The Indian Encampment
In this edited excerpt from a new book, Indians in Eden, Bunny McBride and Harald E.L. Prins uncover the forgotten history of Ma
by Bunny McBride and Harald Prins
Image Courtesy Frank Leslie’s Illustrated Newspaper, 23 August 1884. Author’s Collection.
From the 1860s onward, Wabanaki families set up camp on Mount Desert Island each summer primarily to sell hand-crafted goods. Reflecting long-established marketing practices used all across northeast America, Indians peddled their baskets and other wares door-to-door and set up simple booths to display their trade goods at boat landings. They also encouraged customers to come to their sale tents at the encampments. Over the decades, the location of Bar Harbor’s seasonal Indian village shifted, but wherever it was it drew a stream of curiosity seekers and customers.
Before 1890, the Bar Harbor encampments featured a range of dwellings — from birch-bark wigwams to canvas tents to wooden shacks or shanties faced with strips of bark or wooden planks. The greatest number and variety of images and descriptions of the encampment date from the time it was located along the Frenchman Bay shore between Bar Harbor’s steamboat wharf and the sandbar stretching between the town’s north shore and Bar Island — although there are a fair number of drawings and photographs of the camp made during the years it was situated at locations a bit westward near Hamor’s Wharf and the Eddy Brook outlet and southward at the Ledgelawn site.
Some members of the Wabanaki summer community slept in wooden shacks clustered near the sale tents. A few managed to rent rooms from locals in poor parts of town. Others slept in the back of their sale tents, either because they had no other place to stay or to guard their goods. Indians who were just passing through for a few days sometimes slept shoreside under an overturned canoe.
Wabanakis not only abandoned their traditional bark wigwams, but also their distinctive traditional clothing, moccasins, and hats as part of the adjustments necessary to earn wages as seasonal laborers competing for jobs in mainstream American society. However, those depending on the sale of traditional indigenous medicines, handmade baskets, and other native arts and crafts recognized that dominant society’s ambivalent racism provided them with commercial opportunity that could be enhanced by stereotypical self-fashioning.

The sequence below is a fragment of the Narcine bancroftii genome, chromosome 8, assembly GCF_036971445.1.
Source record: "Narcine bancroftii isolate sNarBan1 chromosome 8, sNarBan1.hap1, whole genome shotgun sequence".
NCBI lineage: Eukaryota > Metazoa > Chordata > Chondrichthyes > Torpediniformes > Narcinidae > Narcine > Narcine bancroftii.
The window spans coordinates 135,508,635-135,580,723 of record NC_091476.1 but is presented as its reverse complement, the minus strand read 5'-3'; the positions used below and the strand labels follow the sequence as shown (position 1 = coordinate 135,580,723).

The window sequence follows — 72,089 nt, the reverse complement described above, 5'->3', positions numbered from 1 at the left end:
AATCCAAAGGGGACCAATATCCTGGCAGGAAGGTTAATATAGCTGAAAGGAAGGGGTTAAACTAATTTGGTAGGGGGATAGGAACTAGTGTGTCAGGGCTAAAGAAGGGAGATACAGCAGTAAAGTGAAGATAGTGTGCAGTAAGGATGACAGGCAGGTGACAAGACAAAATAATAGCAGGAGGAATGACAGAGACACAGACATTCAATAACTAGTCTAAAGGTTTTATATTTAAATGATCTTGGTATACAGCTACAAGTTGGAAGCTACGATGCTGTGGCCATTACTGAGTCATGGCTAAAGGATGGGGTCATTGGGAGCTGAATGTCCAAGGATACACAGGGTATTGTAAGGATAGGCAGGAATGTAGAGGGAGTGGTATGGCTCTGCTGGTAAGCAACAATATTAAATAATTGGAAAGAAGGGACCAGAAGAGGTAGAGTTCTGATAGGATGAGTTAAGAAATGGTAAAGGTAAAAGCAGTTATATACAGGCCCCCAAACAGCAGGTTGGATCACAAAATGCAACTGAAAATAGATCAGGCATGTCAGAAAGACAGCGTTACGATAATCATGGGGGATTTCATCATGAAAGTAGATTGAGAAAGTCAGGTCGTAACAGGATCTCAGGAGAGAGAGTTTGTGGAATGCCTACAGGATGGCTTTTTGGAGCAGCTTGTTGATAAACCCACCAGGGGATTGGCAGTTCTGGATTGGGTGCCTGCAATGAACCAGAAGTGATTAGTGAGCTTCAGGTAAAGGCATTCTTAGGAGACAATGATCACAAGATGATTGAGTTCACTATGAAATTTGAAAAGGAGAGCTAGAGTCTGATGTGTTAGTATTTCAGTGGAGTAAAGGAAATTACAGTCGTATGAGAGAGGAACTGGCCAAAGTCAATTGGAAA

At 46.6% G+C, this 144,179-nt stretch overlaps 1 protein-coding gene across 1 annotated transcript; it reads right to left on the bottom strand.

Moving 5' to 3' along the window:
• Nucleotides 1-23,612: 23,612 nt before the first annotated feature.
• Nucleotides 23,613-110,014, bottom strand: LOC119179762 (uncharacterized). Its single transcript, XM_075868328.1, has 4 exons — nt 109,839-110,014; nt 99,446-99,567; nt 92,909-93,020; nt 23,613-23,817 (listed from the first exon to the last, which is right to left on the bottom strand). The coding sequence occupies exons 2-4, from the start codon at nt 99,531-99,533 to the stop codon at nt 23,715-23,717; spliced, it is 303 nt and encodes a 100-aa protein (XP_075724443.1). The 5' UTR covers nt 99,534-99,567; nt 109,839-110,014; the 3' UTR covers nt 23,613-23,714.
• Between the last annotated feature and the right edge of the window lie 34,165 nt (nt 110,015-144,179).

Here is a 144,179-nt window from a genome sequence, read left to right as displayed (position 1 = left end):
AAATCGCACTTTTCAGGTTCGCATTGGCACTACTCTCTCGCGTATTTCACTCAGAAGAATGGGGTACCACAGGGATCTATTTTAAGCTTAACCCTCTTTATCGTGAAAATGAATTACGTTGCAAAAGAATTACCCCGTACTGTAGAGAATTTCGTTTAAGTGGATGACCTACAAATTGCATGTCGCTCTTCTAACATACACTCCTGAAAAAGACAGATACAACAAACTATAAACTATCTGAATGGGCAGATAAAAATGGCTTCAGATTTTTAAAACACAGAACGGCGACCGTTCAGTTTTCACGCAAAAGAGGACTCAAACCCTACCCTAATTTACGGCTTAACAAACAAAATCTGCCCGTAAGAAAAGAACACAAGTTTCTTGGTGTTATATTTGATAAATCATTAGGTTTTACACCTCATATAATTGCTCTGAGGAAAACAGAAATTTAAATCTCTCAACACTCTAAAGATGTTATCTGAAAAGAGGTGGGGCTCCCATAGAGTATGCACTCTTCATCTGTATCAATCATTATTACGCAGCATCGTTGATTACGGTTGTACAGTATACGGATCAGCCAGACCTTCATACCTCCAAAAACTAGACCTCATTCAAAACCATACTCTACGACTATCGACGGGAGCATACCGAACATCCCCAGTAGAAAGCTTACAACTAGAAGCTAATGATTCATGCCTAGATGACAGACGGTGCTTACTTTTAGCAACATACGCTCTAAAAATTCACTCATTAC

Conforming to the “American Indian” image then becoming popular with the general public, some began to dress the part, feathers and all. Often borrowing from Plains Indian styles popularized in Wild West shows, they donned neo-traditional garb. In addition, during the 1880s in particular, some tribal entrepreneurs attracted buyers by placing regular ads in the local papers, describing their wares and noting that the camp was “perfectly safe for anyone to visit.”
Looking historically at Indian-white relations, we see a turn toward the bizarre at Mount Desert Island in 1900. Although all across the United States it had become quite common for white children and even adults to “play Indian,” this was the year when Bar Harbor saw its social life enriched with the founding of its own “tribe” (chapter) of the “Improved Order of Red Men Society.” A national patriotic organization, which restricted membership to white Protestant males in good social standing, the “Red Men Society” had been founded in the 1830s. As the oldest of various patriotic societies in the country, it was also the most widespread, especially in the eastern states. The Bar Harbor chapter, number 86 among the 116 groups ultimately established in Maine, took its name from one of the five so-called “civilized” tribes — the Cherokee. One cannot help wondering what the Penobscot and Passamaquoddy Indians, almost all of whom were Roman Catholics in addition to belonging to authentic tribes, actually thought when they found out that their esteemed white Protestant “brothers” had become “Cherokee.” A commentary about the organization, written in 1928 when “tribes” were still active, offers a window on the nationalism at the heart of it: